Myths and Songs from the South Pacific

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H.S. King & Company, 1876 - 328 páginas
 

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Página vi - ... those who still think and speak mythologically, who are, in fact, at the present moment what the Hindus were before the collection of their sacred hymns, and the Greeks long before the days of Homer ? To find ourselves among a people who really believe in gods and heroes and ancestral spirits, who still offer human sacrifices, who in some cases devour their human victims, or, at all events, burn the flesh of animals on their altars, trusting that the scent will be sweet to the nostrils of their...
Página 4 - Gill considers very ancient represents Vatea as possessed of two wonderful eyes, " rarely visible at the same time." " In general, whilst one, called by mortals the sun, is seen here in the upper world, the other eye, called by men the moon, shines in Aviki (the spirit...
Página 57 - Teaoa, since closed up. The kings Rangi and Mokoiro trembled for their land; for it seemed as if everything would be destroyed by the devouring flames. To save Mangaia from utter destruction, they exerted themselves to the utmost, and finally succeeded in putting out the fire. Rangi thenceforth adopted the new name of Matamea, or Watery-eyes, to commemorate his sufferings; and Mokoiro was ever after called Auai, or Smoke.
Página 52 - This food came from nether-world; it was evident that the secret of fire was there. To nether-world, the home of his parents, he would descend to gain this knowledge, so that ever after he might enjoy the luxury of cooked food. On the following day Buataranga was about to descend to Avaiki (nether-world), when...
Página viii - ... feet from each other, and a similar rope runs between them, three or four feet lower, being connected with the upper ropes by more slender ropes, also usually of birch twigs twisted together, but sometimes of grass, and occurring at an interval of about five feet from each other. The unpleasantness of a jhula is that the passenger has no proper hold of the upper ropes, which are -too thick and rough to be grasped by the hand ; and that, at the extremities, they are so far apart that it is difficult...
Página vi - ... light, if flints or other stone weapons are dredged up, or works of art disinterred, even if a hitherto unknown language is rendered accessible for the first time, no one, I think, who is acquainted with the scientific problems of our age, would ask what their importance consists in, or what they are good for. Whether they are products of nature or works of man, if only there is no doubt as to their genuineness, they claim and most readily receive the attention, not only of the learned, but also...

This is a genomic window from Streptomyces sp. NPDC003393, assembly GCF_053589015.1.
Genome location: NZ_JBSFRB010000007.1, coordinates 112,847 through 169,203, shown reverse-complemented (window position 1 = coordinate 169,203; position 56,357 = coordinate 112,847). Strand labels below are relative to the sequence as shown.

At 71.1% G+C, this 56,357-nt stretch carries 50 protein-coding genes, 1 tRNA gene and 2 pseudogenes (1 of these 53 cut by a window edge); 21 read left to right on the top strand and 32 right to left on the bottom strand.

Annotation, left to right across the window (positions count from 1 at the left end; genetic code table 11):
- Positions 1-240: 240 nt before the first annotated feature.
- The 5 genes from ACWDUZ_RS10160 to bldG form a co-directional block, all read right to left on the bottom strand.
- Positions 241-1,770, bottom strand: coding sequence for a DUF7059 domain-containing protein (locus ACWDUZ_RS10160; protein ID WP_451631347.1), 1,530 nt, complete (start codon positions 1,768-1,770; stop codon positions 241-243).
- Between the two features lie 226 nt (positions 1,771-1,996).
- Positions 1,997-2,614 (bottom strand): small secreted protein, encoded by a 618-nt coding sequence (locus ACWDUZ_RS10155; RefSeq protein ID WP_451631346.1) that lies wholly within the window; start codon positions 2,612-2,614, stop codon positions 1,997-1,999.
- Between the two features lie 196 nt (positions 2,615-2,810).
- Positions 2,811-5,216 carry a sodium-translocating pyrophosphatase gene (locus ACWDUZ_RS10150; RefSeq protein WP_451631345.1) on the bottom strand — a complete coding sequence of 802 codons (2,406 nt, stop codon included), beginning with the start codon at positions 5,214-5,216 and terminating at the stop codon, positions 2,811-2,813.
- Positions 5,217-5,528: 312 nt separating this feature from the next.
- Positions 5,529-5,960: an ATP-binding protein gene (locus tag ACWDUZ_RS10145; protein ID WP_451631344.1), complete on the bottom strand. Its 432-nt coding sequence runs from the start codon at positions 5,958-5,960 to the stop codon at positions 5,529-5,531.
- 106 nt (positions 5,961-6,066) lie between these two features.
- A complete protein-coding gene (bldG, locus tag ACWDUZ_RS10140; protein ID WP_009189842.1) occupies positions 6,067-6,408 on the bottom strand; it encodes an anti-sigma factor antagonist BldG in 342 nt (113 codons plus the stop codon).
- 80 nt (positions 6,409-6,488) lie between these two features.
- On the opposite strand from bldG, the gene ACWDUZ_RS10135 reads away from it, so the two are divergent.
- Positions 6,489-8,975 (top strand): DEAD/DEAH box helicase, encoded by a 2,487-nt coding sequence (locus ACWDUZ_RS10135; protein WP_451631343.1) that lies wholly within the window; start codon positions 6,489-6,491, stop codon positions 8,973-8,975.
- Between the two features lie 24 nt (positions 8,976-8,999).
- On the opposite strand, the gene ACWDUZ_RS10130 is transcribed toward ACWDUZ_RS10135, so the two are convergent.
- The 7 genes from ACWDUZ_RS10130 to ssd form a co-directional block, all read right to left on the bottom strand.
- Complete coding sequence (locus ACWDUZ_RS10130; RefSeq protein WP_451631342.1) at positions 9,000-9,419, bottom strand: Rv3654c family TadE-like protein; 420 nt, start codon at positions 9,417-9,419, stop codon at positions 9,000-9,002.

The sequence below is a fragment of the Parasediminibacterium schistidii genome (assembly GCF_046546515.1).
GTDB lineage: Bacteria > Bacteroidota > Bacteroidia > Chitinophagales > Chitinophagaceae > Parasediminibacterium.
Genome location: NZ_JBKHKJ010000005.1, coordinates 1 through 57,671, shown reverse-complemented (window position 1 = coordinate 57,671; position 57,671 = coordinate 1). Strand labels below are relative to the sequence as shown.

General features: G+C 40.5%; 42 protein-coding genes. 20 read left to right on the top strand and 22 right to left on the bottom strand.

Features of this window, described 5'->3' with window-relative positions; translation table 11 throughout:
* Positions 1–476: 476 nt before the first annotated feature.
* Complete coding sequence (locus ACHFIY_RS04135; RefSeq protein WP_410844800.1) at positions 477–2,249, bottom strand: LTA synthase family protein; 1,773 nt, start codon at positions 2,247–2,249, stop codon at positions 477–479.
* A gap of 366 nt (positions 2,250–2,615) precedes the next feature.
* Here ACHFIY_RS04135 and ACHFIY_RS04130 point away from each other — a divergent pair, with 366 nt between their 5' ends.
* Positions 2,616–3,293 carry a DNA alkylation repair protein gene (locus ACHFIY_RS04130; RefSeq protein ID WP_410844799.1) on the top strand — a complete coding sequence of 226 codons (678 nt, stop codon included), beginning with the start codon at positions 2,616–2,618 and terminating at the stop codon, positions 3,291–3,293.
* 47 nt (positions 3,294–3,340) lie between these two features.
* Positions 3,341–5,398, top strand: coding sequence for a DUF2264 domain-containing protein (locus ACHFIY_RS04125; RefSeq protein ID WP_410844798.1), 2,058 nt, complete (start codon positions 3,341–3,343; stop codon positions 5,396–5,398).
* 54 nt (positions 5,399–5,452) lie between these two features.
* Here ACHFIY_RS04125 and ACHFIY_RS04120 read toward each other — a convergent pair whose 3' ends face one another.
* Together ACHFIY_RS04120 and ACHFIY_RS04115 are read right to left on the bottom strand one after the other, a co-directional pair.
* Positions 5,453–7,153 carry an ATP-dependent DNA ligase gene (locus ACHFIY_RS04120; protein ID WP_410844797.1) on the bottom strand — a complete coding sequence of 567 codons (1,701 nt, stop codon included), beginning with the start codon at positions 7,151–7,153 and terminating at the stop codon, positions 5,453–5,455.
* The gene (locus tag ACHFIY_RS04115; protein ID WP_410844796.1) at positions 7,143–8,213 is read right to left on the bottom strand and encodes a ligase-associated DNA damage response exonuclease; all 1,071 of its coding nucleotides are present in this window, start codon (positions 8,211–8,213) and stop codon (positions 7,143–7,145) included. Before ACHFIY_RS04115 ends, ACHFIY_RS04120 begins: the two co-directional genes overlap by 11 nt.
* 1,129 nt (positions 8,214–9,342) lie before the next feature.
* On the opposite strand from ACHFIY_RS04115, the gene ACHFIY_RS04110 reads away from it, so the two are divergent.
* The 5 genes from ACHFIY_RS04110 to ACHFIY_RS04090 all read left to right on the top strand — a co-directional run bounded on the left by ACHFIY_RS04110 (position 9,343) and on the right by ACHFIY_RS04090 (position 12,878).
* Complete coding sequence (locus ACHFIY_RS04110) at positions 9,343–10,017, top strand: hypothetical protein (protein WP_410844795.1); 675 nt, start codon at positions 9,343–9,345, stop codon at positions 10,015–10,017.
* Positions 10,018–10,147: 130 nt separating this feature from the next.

Página 21 - Evidently, then, apart from their mythological views, these people imagined that once the world was a " chaos of mud," out of which some mighty unseen Agent, whom they called Vari. evolved the present order of things.
Página x - There is fetichism, there is ancestor-worship, there is nature-worship, whether of trees or serpents, of mountains or rivers, of clouds and meteors, of sun and moon and stars, and the vault of heaven ; there is all this, and there is much more than all this, wherever we can watch the early growth of religious ideas : but, what we have to learn is, first of all, to distinguish, to study each religion, each mythology, each form of worship by...
Página 56 - Ere leaving the land of ghosts, Mani carefully picked up the two fire-sticks, once the property of Manike, and hastened to the bread-fruit tree, where the red pigeon, " Fearless," quietly awaited his return. His first care was to restore the tail of the bird, so as to avoid the anger of Tane. There was no time to be lost, for the flames were rapidly spreading. He re-entered the pigeon, which carried his fire-sticks one in each claw, and flew to the lower entrance of the chasm. Once more pronouncing...
Página 173 - Miru, the horrible hag who rules them, and whose deformities need not now be detailed. She commanded him to draw near. " The trembling human spirit obeyed, and sat down before Miru. According to her unvarying practice she set for her intended victim a bowl of food, and bade him eat it quite up. Miru, with evident anxiety, waited to see him swallow it. As Tekanae took up the bowl, to his horror he found it to consist of living centipedes. The quick-witted mortal now recollected the cocoa-nut kernel...

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